Halpin T.,INTI International University
Lecture Notes in Business Information Processing | Year: 2013

In natural language, one usually refers to objects by means of proper names or definite descriptions. Languages for data modeling and/or ontology modeling vary considerably in their support for such natural reference schemes. An understanding of these differences is important both for modeling reference schemes within such languages and for transforming models from one language to another. This paper provides a critical and comparative review of reference scheme modeling within the Unified Modeling Language (version 2.5), the Barker dialect of Entity Relationship modeling, Object-Role Modeling (version 2), relational database modeling, and the Web Ontology Language (version 2.0). We identify which kinds of reference schemes can be captured within specific languages as well as those reference schemes that cannot be. Our analysis covers simple reference schemes, compound reference schemes, disjunctive reference and context-dependent reference schemes. © 2013 Springer-Verlag.


Curland M.,ORM Solutions | Halpin T.,INTI International University
Lecture Notes in Computer Science (including subseries Lecture Notes in Artificial Intelligence and Lecture Notes in Bioinformatics) | Year: 2012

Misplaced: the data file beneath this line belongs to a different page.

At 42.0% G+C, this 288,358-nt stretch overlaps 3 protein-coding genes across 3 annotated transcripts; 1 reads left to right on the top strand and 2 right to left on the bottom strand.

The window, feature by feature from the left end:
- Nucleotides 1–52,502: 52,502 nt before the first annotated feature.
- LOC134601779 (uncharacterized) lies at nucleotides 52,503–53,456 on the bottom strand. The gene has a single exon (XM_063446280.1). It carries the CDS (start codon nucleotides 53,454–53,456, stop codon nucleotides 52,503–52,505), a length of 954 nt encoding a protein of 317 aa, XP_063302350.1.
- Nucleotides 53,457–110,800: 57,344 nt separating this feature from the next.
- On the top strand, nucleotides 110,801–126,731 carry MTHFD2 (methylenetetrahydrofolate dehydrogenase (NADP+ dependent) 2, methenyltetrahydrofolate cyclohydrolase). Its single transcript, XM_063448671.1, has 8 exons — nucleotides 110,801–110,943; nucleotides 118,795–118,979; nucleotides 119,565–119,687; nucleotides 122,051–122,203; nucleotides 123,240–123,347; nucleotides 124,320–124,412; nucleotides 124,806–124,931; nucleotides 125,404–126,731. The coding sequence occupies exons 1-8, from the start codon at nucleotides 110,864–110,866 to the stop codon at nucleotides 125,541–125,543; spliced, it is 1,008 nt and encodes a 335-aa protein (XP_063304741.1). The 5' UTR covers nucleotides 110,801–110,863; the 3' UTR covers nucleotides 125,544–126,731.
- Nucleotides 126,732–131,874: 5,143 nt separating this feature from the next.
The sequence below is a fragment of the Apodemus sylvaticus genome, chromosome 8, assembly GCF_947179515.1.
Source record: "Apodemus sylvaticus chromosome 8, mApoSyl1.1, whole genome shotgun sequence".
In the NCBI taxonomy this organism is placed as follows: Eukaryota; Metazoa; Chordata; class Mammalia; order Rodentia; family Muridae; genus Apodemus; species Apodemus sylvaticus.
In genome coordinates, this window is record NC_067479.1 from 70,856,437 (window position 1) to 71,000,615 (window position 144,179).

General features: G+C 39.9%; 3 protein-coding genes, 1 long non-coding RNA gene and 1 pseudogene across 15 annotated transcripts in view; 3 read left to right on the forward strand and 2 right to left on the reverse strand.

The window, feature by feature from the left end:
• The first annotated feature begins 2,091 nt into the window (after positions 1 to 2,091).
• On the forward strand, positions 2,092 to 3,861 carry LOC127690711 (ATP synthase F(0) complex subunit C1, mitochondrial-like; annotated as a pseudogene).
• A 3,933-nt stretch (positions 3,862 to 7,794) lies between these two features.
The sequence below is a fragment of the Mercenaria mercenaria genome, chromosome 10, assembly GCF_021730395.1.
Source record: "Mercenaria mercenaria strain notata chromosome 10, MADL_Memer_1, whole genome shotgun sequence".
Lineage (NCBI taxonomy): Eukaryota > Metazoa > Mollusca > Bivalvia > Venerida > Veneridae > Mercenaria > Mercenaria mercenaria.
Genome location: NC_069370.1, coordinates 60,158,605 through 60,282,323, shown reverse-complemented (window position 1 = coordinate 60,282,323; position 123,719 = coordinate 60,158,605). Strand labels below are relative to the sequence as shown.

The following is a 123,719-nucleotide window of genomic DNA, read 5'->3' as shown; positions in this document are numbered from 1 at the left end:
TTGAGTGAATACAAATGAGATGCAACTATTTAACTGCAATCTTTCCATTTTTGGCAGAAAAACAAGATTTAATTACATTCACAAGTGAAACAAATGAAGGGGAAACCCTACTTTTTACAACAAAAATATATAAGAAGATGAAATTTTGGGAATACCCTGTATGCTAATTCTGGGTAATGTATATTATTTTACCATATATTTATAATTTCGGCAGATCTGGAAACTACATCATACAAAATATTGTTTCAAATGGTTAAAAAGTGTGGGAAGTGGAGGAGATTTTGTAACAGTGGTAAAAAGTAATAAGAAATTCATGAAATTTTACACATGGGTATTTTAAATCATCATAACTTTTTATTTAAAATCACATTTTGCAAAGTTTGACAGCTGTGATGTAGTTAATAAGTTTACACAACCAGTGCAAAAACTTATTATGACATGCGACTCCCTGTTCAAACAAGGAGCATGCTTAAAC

Fact-oriented modeling approaches such as Object-Role Modeling (ORM) validate their models with domain experts by verbalizing the models in natural language, and by populating the relevant fact types with concrete examples. This paper extends previous work on verbalization of ORM models in a number of ways. Firstly, it considers some ways to better ensure that generated verbalizations are unambiguous, including occasional use of lengthier verbalizations that are tied more closely to the underlying logical form. Secondly, it provides improved verbalization patterns for common types of ORM constraints, such as uniqueness and mandatory role constraints. Thirdly, it provides an algorithm for verbalizing external uniqueness and frequency constraints over roles projected from join paths of arbitrary complexity. The paper also includes some discussion of how such verbalization enhancements were recently implemented in the Natural ORM Architect (NORMA) tool. © 2012 Springer-Verlag.


Halpin T.,INTI International University
Lecture Notes in Computer Science (including subseries Lecture Notes in Artificial Intelligence and Lecture Notes in Bioinformatics) | Year: 2012

Fact-oriented modeling approaches such as Object-Role Modeling (ORM) and Natural Language Information Analysis Method (NIAM) enable conceptual information models to be expressed using graphical diagrams that may be assigned formal semantics by mapping them onto sets of logical formulae. Various formalizations for such mappings exist. This paper extends such previous work by providing a new approach to formalizing second generation ORM (ORM 2). We show that the metalevel association between semantic value type and data type must be a mapping relationship rather than a subtyping relationship, and we axiomatize a special representation relationship to support this mapping at the instance level. Our new formalization includes coverage of preferred reference schemes and additional constraints introduced in ORM 2. Other issues examined briefly include the use of finite model theory, sorted logic, and practical choices for implementing certain kinds of logical formulae as constraints or derivation rules. © 2012 Springer-Verlag.